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Something Like An Interfaith Family

Because Nothing Like the Holidays is the first mainstream Latino Christmas film, it tries to be all things to all people: a family drama and a feel-good comedy. Director Alfredo De Villa is working with an excellent cast of Latino actors but the team of screenwriters has made a mush of the mix of serious issues, romance and gags in this "dramedy." Though the movie provides some welcome glimpses of Puerto Rican life in the United States, a subplot involving one brother's interfaith marriage with a Jewish woman is only one aspect of the film that doesn't realize its full potential.

The film tells the story of the Rodriguez family returning for Christmas to visit their parents in the Puerto Rican enclave of Humboldt Park in Chicago. Jesse (Freddie Rodriguez) is back from Iraq. He's coming home to his luminous if irritable mother Anna (Elizabeth Pena), sad-eyed father Edy (Alfred Molina), sister Roxanna (Vanessa Ferlito), brother Mauricio (John Leguizamo) and Mauricio's Jewish wife, Sarah (Debra Messing). Jesse has a fetching scar under one eye and some war stories he's not yet ready to tell.

Nothing Like the Holidays
Elizabeth Pena, John Leguizamo and Debra Messing in a tense early scene in Nothing Like the Holidays.

Roxanna, a sultry actress back from Los Angeles for the first time in three years, is waiting for a call from her agent about a TV role. Rox is a local legend: her picture is up in the bar, and the neighborhood guys tease her about her sexy delivery of her one line in a commercial--"sabroso!" What they don't know, though, is how stuck her life feels, and how hard it is for her to make the rent and car payments. And no sooner has she arrived then she and tattooed Ozzy, a former gang member, begin exchanging amorous glances.

The interfaith couple in Nothing Like the Holidays serves mainly as a cultural contrast to the other characters. Mauricio, the oldest, has gone to New York and made lots of money, but his mother can't stop nagging his wife about the grandchildren she wants. Mauricio's on Sarah's case about kids as well. Mauricio's upward mobility seems to have robbed him of the horse sense of the rest of his family; he's a clueless know-it-all in a suit. Sarah's uptight and soft-spoken, well-intentioned (she's teaching herself to cook Puerto Rican food off the Internet) but, at least at first, she lacks the free-spirited energy of the rest of the Rodriguez clan.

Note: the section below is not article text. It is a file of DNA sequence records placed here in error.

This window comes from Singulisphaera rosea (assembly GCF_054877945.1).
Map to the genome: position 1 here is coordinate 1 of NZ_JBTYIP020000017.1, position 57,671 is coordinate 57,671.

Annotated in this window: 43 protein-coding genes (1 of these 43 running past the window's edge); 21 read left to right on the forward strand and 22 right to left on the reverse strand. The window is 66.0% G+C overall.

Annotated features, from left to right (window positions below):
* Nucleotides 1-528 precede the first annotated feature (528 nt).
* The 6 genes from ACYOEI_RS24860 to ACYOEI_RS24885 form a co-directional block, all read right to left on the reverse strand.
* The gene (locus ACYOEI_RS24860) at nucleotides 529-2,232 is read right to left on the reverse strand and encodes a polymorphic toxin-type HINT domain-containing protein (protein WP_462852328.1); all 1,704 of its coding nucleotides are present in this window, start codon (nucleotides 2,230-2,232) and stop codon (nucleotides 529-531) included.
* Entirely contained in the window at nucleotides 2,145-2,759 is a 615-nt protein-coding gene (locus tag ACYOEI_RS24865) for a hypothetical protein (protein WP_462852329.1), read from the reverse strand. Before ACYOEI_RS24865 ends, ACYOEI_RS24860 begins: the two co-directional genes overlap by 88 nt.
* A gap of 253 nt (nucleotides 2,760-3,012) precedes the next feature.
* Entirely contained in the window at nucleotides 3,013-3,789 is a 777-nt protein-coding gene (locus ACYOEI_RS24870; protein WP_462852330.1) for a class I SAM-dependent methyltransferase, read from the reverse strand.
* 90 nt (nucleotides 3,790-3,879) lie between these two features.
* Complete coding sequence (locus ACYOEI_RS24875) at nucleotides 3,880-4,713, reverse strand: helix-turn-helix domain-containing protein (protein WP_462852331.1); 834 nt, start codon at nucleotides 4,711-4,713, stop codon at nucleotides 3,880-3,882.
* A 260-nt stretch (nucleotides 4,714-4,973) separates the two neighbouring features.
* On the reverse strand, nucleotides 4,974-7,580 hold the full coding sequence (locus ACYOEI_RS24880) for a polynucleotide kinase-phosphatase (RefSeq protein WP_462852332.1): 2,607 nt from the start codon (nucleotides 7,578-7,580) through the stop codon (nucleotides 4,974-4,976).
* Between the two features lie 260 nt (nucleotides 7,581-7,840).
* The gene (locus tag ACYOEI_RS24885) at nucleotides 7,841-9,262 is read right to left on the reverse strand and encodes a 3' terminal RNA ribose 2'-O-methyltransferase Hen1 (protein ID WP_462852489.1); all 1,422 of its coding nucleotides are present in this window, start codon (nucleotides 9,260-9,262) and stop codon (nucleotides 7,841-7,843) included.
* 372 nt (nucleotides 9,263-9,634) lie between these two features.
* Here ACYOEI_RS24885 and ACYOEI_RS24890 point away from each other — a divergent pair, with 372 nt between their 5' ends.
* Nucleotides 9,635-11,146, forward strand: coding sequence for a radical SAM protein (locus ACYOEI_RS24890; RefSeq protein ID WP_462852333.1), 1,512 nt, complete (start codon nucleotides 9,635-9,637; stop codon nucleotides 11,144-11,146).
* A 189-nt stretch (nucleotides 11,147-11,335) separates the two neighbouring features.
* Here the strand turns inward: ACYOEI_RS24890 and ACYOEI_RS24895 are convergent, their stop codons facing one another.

This kind of cross-section of class and culture has potential, but the way illness, gang warfare and the Iraq war push us from plot point to plot point here feels cheesy, unearned. What's strongest in Nothing Like the Holidays isn't what actually happens in the plot, it's the scenes where people are just hanging out, like the one where siblings in the attic discuss their parents' impending divorce. De Villa, who has made a string of small dramas often focusing on Latino life, has a nice feel for same-sex friendships--Jesse's friends clowning around with him as they drive him home from the airport; Rox and Marisa bringing each other up to date on their lives. The dance party where, fueled by music and alcohol, Sarah and Mauricio finally break out has a lovely loose feel. And the parranda, a caroling parade through the snowy neighborhood that picks up new singers at each house, could go on much longer than it does.